Tuesday, July 13, 2010

Recent brewing experiments

I don't remember exactly when we brewed our first batch of beer, but it was sometime after Joe's birthday last summer. His birthday is towards the end of August, so we're still more than a month off from a year's worth of brewing. In the last eleven months, we've brewed 8 batches of beer. I'm proud of that fact, because it shows that we found a hobby we enjoy, and are really working on getting better at it. I've helped Joe with just about every batch, not only because it's easier with two people, but also because I really enjoy the process. It's so similar to cooking and baking, and I savor the end result with a sense of accomplishment. Within the next few months I would like to take the lead on a batch of beer, and to see it all the way from recipe selection to sanitation and bottling. Don't worry, I'll blog all about that experience!

We have gotten a little more bold with our beer making with recent batches, now that we're more comfortable with how the process works. We just tasted our "doctored up" IPA, which was a pale ale kit with our own hops added. I saw this as being similar to taking a boxed cake mix and adding ingredients to make it more gourmet, and I think this beer turned out a lot like that. It wasn't the best beer we've made, but it was not bad at all. When we went to bottle it, the fermented beer was very murky, which we attributed to the dry hop pellets. Next time, we'll use whole leaf hops or somehow contain the pellets before dropping them in. We attempted to filter the beer, which was a long and somewhat successful process. We were really cautious about avoiding contamination, but this was still a risky experiment. Thankfully, the first couple bottles we've tasted have been good. It's a very strong IPA, almost more than I can handle. But as a slow sipping beer, it's not bad. Nothing like the Dogfish Head IPA recipe from our Extreme Brewing recipe book, but not a bad attempt at adding our own touch to a recipe.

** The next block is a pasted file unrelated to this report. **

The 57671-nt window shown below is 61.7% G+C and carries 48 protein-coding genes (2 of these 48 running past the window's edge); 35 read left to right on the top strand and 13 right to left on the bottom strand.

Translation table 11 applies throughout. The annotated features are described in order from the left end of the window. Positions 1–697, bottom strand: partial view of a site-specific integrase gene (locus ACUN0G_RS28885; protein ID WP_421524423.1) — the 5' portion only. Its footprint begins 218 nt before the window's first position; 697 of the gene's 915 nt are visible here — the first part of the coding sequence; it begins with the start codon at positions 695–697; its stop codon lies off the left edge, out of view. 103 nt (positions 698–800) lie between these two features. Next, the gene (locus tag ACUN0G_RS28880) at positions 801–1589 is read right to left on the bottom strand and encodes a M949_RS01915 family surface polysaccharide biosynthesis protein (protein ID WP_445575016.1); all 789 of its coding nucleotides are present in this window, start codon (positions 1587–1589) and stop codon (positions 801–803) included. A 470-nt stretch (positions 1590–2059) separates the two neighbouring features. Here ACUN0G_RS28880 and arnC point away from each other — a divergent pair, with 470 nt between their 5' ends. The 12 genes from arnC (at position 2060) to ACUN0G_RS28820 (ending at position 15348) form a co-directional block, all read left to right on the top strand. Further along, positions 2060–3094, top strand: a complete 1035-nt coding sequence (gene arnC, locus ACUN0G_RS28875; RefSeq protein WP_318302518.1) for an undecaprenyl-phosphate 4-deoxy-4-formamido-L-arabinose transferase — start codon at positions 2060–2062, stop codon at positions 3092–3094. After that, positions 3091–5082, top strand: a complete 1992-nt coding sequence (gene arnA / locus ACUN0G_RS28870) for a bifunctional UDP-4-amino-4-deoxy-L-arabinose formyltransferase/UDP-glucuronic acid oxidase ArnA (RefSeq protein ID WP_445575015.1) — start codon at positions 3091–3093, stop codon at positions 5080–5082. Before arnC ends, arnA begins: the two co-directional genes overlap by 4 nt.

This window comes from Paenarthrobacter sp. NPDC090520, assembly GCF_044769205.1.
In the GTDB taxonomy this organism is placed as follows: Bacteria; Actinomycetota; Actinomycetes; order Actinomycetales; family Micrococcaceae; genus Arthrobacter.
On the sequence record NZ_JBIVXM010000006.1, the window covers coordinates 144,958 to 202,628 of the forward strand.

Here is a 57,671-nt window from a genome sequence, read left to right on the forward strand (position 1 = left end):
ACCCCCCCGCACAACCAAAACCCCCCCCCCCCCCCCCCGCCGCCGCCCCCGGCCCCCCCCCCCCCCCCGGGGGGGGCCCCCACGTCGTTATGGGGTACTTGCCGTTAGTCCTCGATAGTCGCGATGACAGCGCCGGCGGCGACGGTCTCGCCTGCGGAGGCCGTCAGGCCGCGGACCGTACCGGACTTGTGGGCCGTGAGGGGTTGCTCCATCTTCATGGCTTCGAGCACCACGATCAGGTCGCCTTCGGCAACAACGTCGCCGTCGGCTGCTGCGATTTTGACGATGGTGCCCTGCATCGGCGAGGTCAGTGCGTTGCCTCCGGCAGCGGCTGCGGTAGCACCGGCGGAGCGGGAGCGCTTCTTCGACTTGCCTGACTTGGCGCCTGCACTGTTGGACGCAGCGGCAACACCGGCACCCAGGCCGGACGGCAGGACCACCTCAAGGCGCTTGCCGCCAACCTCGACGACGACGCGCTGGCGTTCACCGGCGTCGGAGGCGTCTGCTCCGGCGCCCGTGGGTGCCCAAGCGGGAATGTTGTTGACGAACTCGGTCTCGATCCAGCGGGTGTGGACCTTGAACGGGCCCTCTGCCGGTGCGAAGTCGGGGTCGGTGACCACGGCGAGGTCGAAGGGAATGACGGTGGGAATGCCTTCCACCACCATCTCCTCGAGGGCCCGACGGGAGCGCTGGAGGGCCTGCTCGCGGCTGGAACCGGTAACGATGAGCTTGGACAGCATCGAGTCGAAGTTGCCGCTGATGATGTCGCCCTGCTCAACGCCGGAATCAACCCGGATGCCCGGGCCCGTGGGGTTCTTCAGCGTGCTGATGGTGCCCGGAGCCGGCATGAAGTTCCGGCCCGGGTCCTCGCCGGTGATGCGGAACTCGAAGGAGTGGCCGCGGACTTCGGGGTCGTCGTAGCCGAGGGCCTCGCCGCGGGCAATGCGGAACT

We also recently made a Belgian double that called for two pounds of honey along with the malt extract. We haven't tasted the final product yet, but the dark brown color and smell of honey and malt was pleasant and enticing when we were bottling it. I can't wait to taste this one!

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